By Denise Dick
There’s been no recommendation about whether Cardinal Mooney High School will move, but a study has determined that the Catholic population has shifted from the city to the suburbs.
Nick Wolsonovich, superintendent of the Catholic Diocese of Youngstown, Office of Catholic Schools, said a study undertaken about a year ago includes several components that will factor into the decision on whether to move the school.
Those factors include enrollment projections, demographics, finances, feasibility and fundraising.
“All of those components must be weighed in making the recommendation,” the superintendent said.
The demographics portion of the study has found that the preponderance of Mahoning County’s Catholic population has shifted from the city to the suburbs over the past several years, Wolsonovich said.
He stressed though that that’s only one consideration in the decision.
The Rev. Gerald DeLucia, Mooney president, said he, the school’s board of directors and officials from the diocese plan to meet next week with city officials as well as representatives of the Alliance for Congregational Transformation Influencing our Neighborhoods, or ACTION.
“We want them to know where we’re coming from and to hear what they have to say,” the Rev. Mr. DeLucia said.
Although as a Catholic school, Mooney must consider where the Catholic population is centered, the city students who attend the school also are part of the equation, he said.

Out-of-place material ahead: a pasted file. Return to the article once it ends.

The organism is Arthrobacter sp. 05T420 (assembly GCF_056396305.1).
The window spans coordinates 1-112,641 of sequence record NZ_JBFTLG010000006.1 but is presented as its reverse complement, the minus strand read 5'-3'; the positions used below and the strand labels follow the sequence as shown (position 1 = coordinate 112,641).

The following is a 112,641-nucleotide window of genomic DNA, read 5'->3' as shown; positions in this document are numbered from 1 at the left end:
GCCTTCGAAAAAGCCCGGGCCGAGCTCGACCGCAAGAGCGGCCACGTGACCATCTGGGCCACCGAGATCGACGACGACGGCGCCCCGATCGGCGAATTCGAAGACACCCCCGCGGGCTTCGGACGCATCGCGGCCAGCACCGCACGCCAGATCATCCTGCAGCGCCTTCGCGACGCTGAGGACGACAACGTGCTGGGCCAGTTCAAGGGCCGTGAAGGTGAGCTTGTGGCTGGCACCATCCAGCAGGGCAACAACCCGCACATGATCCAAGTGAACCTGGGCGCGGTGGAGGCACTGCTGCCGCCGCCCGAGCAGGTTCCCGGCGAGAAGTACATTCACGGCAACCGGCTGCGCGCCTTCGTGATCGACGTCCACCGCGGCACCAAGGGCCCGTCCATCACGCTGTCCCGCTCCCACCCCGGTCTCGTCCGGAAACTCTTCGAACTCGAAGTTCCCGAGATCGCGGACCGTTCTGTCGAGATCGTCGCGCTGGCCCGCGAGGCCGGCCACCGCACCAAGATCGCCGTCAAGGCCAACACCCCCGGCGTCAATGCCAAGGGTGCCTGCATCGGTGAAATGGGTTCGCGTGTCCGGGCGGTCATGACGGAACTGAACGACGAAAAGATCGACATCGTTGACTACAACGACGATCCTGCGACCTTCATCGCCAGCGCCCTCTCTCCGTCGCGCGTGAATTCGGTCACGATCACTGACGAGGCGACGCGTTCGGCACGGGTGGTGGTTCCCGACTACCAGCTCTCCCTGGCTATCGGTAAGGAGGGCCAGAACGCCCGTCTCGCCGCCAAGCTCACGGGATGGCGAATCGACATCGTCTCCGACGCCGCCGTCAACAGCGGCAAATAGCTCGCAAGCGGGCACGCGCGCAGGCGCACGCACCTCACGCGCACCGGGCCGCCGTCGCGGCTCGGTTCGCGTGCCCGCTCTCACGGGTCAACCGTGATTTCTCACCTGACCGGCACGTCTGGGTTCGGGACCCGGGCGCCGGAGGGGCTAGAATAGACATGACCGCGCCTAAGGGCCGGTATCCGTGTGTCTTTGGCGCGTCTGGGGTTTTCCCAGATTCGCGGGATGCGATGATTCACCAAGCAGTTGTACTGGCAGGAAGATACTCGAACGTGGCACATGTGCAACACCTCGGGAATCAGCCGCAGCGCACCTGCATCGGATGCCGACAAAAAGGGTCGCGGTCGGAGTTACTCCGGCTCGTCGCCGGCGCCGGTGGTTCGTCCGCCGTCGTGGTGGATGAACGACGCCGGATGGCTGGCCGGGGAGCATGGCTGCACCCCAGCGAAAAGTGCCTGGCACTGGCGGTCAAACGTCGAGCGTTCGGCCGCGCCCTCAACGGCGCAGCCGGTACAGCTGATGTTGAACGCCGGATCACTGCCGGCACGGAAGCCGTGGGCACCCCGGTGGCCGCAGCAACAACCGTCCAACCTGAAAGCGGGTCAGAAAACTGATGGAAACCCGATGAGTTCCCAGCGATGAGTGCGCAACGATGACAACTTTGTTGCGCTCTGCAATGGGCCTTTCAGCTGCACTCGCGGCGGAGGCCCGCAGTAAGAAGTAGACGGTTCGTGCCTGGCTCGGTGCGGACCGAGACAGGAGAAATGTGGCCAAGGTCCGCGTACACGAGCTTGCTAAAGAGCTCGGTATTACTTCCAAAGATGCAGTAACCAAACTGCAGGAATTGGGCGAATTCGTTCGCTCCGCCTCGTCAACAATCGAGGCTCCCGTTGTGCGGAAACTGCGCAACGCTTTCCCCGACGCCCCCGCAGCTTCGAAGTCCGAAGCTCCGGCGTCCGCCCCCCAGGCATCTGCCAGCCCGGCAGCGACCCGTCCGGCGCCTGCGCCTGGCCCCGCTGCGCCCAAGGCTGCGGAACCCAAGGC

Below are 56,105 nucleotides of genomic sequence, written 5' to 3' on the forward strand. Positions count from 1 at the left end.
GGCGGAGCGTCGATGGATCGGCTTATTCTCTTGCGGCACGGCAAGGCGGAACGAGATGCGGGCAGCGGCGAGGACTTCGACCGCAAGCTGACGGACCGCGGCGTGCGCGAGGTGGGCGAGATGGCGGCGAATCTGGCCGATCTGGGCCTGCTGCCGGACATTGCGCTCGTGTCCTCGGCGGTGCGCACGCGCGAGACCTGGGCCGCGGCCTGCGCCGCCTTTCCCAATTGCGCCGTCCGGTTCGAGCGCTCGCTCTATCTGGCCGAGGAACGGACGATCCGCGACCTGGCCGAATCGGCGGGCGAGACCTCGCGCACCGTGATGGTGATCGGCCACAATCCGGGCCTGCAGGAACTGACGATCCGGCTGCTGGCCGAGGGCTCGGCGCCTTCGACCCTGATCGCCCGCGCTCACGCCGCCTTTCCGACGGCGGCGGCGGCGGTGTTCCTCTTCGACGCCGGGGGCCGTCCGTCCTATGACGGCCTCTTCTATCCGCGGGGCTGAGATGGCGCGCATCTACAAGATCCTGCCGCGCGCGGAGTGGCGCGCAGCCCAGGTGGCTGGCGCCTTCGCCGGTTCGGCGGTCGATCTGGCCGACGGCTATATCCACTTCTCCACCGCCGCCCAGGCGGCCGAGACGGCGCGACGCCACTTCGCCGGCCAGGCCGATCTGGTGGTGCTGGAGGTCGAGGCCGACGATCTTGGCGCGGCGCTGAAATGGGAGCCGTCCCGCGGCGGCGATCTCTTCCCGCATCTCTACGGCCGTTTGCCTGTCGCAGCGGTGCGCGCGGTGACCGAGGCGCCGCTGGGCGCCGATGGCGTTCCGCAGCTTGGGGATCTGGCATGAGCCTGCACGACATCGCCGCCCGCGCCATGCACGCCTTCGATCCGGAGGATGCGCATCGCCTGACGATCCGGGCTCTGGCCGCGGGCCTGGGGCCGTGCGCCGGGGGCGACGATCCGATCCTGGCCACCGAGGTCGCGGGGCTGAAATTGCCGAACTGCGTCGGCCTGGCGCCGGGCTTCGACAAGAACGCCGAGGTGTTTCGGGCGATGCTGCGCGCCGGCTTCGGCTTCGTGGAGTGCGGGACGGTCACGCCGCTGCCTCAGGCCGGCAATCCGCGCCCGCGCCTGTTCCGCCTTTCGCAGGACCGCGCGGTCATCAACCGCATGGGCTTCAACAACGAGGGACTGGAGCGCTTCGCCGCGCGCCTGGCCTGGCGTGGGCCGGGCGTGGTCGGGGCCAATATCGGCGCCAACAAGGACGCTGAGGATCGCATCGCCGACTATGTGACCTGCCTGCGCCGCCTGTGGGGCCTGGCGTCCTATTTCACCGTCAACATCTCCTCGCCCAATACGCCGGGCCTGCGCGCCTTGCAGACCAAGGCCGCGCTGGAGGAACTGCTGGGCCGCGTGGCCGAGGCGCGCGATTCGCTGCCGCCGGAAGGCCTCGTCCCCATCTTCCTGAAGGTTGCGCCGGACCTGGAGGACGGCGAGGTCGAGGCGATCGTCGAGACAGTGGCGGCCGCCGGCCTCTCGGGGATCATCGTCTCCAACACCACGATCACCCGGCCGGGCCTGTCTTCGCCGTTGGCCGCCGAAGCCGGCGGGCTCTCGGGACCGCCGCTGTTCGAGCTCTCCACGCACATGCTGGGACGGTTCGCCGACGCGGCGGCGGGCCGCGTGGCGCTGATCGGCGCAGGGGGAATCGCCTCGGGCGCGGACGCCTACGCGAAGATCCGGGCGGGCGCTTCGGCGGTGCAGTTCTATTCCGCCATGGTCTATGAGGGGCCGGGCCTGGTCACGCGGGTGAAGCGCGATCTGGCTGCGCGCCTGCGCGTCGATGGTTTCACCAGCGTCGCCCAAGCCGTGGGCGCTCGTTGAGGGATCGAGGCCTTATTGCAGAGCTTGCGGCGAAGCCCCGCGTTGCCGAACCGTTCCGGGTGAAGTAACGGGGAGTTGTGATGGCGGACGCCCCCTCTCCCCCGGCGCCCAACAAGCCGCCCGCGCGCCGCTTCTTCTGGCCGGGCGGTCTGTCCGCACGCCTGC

Wolsonovich expects the school’s board of directors to make a recommendation to the bishop this month. Bishop George Murry will make the final decision.
“The bishop is expected to make a decision before the end of the school year,” Mr. DeLucia said.
Last year, the Catholic Diocese of Youngstown hired Catholic School Management Inc. of Madison, Conn., to conduct a feasibility study of moving the school versus renovating and updating the existing structure on the city’s South Side.
A group of alumni had approached the diocese about moving the school to where the county’s population is moving.
An earlier survey by the company determined that most of those interviewed supported a move.
The cost of building a school, estimated at between $24 million and $25 million versus the estimated cost to upgrade the existing school at $18 million also will be a factor in the decision.
Needed repairs include a new roof, windows and a heating, ventilation and air-conditioning system.
Supporters of the move have talked about a location between Poland and Canfield that’s close enough to the Columbiana County line to attract students from that area.
Mooney has been on the city’s South Side since 1956. Mayor Charles Sammarone sent a letter to Bishop Murry last year, urging him to keep the school in the city.
About a third of the school’s 580 students live in the city, with the majority coming from the suburbs including some from Columbiana County, officials have said.